SABIC to Leave Pittsfield; 300 Area Jobs to Be Lost
Cheshire Fire Department Treasurer Accused of Larceny
Pittsfield Housing Authority: Worcester's Program Not A Fit Here
Lanesborough FinCom Continues Discussion On School Funding
North Adams Fire Department Opens Doors To Public
Clarksburg Voters to Decide School Feasibility Funding

Bill Schmick is registered as an investment advisor representative and portfolio manager with Berkshire Money Management (BMM), managing over $200 million for investors in the Berkshires. Bill’s forecasts and opinions are purely his own and do not necessarily represent the views of BMM. None of his commentary is or should be considered investment advice. Anyone seeking individualized investment advice should contact a qualified investment adviser. None of the information presented in this article is intended to be and should not be construed as an endorsement of BMM or a solicitation to become a client of BMM. The reader should not assume that any strategies, or specific investments discussed are employed, bought, sold or held by BMM. Direct your inquiries to Bill at 1-888-232-6072 (toll free) or email him at Visit for more of Bill’s insights.




@theMarket (182)
Independent Investor (248)
October 2015 (3)
October 2014 (7)
September 2015 (7)
August 2015 (7)
July 2015 (6)
June 2015 (8)
May 2015 (6)
April 2015 (8)
March 2015 (6)
February 2015 (7)
January 2015 (9)
December 2014 (7)
November 2014 (4)
Selloff Fed Debt Ceiling Housing Markets Jobs Stimulus Greece Election Interest Rates Retirement Debt Energy Banks Crisis Currency Euro Bailout Europe Recession Oil Japan Metals Rally Stock Market Economy Fiscal Cliff Federal Reserve Deficit Congress Europe Stocks Taxes Commodities Pullback
Popular Entries:
The Independent Investor: Don't Fight the Fed
The Independent Investor: Understanding the Foreclosure Scandal
@theMarket: QE II Supports the Markets
The Independent Investor: Does Cash Mean Currencies?
@theMarket: Markets Are Going Higher
The Independent Investor: General Motors — Back to the Future
@theMarket: Economy Sputters, Stocks Stutter
The Independent Investor: Will the Municipal Bond Massacre Continue?
The Independent Investor: Why Are Interest Rates Rising?
The Independent Investor: How Will Wall Street II Play on Main Street?
Recent Entries:
Independent Investor: Millennials The Misunderstood Generation
@theMarket: October Should Be the Bottom
The Independent Investor: The Stock Market & You
The Independent Investor: How Cell Phones Hurt Your Productivity
@theMarket: Back to the Future
The Independent Investor: Mind the Gap, Please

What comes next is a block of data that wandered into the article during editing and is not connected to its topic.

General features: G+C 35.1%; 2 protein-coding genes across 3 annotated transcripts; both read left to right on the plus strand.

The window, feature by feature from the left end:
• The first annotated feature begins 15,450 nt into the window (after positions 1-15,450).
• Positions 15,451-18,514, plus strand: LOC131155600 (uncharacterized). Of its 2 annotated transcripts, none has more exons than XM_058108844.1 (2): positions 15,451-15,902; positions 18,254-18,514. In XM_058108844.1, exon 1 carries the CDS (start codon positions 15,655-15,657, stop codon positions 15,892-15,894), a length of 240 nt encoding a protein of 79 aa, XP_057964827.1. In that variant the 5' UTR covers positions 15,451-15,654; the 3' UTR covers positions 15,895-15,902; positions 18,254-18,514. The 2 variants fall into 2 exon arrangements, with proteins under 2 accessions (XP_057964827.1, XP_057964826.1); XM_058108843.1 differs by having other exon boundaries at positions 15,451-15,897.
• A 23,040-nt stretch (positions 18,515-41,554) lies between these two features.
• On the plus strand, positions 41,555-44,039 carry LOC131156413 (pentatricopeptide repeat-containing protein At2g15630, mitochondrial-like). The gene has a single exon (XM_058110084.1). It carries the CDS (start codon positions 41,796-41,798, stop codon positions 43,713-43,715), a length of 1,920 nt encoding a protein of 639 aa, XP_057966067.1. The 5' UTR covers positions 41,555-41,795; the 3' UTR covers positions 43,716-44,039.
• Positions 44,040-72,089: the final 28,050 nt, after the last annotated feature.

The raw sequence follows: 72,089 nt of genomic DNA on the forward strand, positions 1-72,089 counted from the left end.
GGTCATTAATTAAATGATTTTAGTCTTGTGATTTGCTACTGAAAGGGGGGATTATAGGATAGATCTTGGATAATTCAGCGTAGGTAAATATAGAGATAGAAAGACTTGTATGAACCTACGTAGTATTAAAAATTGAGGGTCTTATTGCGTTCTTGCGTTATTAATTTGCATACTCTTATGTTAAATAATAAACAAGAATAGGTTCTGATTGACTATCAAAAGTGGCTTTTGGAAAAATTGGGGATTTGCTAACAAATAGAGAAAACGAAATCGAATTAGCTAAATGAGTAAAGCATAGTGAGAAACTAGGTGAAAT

@theMarket: All or Nothing
The Independent Investor: The Economics of European Migration
@theMarket: U.S. Jobs Data Sink Markets
The Independent Investor: Senior Housing Set to Soar

B Soccer: Lenox at Hoosac...
After suffering a 6-0 defeat against Lenox on Oct. 2, the...
Girls X Country: at Wahconah
The Lenox girls dominated their race with the top four...
Boys X Country: at Wahconah
Drury junior Connor Meehan ran a time of 16 minutes, 25...
Girls Volleyball: Lee at...
The Lee volleyball team won its 12th straight match...
B Soccer: Mount Everett at...
On Tuesday, the Crusaders played Mount Everett to a 1-1...
B Soccer: Mount Greylock at...
Naka O'Connor scored twice, and Sam Dils had a goal and an...
B Soccer: Putnam at McCann...
The McCann Tech boys soccer team earned a 1-1 tie Monday...
2015 Berktoberfest
The eighth annual Berktoberfest was held in Pittsfield.
Fall Foliage Parade 2015
The 60th annual Fall Foliage Parade stepped off Sunday...
Fall Foliage Road Race 2015
The annual Fall Foliage 5K takes off from Monument Square...
Football: Pathfinder at...
FINAL: McCann Tech wins 20-0 over Pathfinder Saturday...
Football: Hoosac Valley at...
The Hoosac Valley football team looked to their third...
Football: Wahconah at...
Wahconah beat Monument Mountain 57-12 Friday night.
Football: Taconic at Lee
Taconic to third straight win, 50-13 over Lee to improve to...
Fall Foliage Dog Parade 2015
The 6th annual Fall Foliage Dog Parade brought out a host...
Fall Foliage Children's...
The annual Children's Parade on Friday night celebrated...
B Soccer: Lenox at Hoosac...
After suffering a 6-0 defeat against Lenox on Oct. 2, the...
Girls X Country: at Wahconah
The Lenox girls dominated their race with the top four...
Boys X Country: at Wahconah
Drury junior Connor Meehan ran a time of 16 minutes, 25...
Girls Volleyball: Lee at...
The Lee volleyball team won its 12th straight match...
B Soccer: Mount Everett at...
On Tuesday, the Crusaders played Mount Everett to a 1-1...
| Home | A & E | Business | Community News | Dining | Real Estate | Schools | Sports & Outdoors | Berkshires Weather | Weddings |
Advertise | Recommend This Page | Help Contact Us is owned and operated by: Boxcar Media 102 Main Street, North Adams, MA 01247 -- T. 413-663-3384 F.413-664-4251
© 2012 Boxcar Media LLC - All rights reserved

Privacy Policy| User Agreement